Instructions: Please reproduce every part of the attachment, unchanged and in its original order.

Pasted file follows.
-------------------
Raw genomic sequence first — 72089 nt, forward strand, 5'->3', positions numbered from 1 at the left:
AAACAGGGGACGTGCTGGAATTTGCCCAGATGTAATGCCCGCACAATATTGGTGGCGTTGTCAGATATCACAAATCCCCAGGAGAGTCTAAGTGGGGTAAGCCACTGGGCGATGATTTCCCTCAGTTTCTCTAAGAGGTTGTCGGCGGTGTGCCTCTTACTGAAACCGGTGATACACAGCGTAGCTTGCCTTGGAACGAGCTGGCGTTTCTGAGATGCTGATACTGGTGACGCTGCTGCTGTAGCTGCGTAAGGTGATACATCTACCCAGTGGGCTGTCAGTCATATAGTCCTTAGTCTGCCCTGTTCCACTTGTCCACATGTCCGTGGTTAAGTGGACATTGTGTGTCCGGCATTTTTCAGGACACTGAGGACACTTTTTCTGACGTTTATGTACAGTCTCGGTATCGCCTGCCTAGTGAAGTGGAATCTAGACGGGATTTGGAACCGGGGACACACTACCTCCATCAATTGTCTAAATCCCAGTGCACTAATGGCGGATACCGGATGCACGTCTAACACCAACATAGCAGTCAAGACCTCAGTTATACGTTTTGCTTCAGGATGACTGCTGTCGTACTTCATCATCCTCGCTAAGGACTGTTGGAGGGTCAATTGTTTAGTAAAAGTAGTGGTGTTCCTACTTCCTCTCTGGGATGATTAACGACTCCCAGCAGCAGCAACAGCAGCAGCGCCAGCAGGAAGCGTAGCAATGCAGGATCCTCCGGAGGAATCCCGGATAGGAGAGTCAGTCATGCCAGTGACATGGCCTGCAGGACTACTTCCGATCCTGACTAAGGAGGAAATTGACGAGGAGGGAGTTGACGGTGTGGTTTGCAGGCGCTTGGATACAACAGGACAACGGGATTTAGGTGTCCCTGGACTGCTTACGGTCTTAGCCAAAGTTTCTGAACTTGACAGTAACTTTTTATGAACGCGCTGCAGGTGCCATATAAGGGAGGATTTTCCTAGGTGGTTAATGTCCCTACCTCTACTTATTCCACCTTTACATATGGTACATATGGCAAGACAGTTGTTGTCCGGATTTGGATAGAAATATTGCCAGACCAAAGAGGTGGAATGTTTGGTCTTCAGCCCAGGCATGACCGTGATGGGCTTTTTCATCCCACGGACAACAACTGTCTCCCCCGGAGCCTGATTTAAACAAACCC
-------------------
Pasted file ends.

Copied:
Raw genomic sequence first — 72089 nt, forward strand, 5'->3', positions numbered from 1 at the left:
AAACAGGGGACGTGCTGGAATTTGCCCAGATGTAATGCCCGCACAATATTGGTGGCGTTGTCAGATATCACAAATCCCCAGGAGAGTCTAAGTGGGGTAAGCCACTGGGCGATGATTTCCCTCAGTTTCTCTAAGAGGTTGTCGGCGGTGTGCCTCTTACTGAAACCGGTGATACACAGCGTAGCTTGCCTTGGAACGAGCTGGCGTTTCTGAGATGCTGATACTGGTGACGCTGCTGCTGTAGCTGCGTAAGGTGATACATCTACCCAGTGGGCTGTCAGTCATATAGTCCTTAGTCTGCCCTGTTCCACTTGTCCACATGTCCGTGGTTAAGTGGACATTGTGTGTCCGGCATTTTTCAGGACACTGAGGACACTTTTTCTGACGTTTATGTACAGTCTCGGTATCGCCTGCCTAGTGAAGTGGAATCTAGACGGGATTTGGAACCGGGGACACACTACCTCCATCAATTGTCTAAATCCCAGTGCACTAATGGCGGATACCGGATGCACGTCTAACACCAACATAGCAGTCAAGACCTCAGTTATACGTTTTGCTTCAGGATGACTGCTGTCGTACTTCATCATCCTCGCTAAGGACTGTTGGAGGGTCAATTGTTTAGTAAAAGTAGTGGTGTTCCTACTTCCTCTCTGGGATGATTAACGACTCCCAGCAGCAGCAACAGCAGCAGCGCCAGCAGGAAGCGTAGCAATGCAGGATCCTCCGGAGGAATCCCGGATAGGAGAGTCAGTCATGCCAGTGACATGGCCTGCAGGACTACTTCCGATCCTGACTAAGGAGGAAATTGACGAGGAGGGAGTTGACGGTGTGGTTTGCAGGCGCTTGGATACAACAGGACAACGGGATTTAGGTGTCCCTGGACTGCTTACGGTCTTAGCCAAAGTTTCTGAACTTGACAGTAACTTTTTATGAACGCGCTGCAGGTGCCATATAAGGGAGGATTTTCCTAGGTGGTTAATGTCCCTACCTCTACTTATTCCACCTTTACATATGGTACATATGGCAAGACAGTTGTTGTCCGGATTTGGATAGAAATATTGCCAGACCAAAGAGGTGGAATGTTTGGTCTTCAGCCCAGGCATGACCGTGATGGGCTTTTTCATCCCACGGACAACAACTGTCTCCCCCGGAGCCTGATTTAAACAAACCC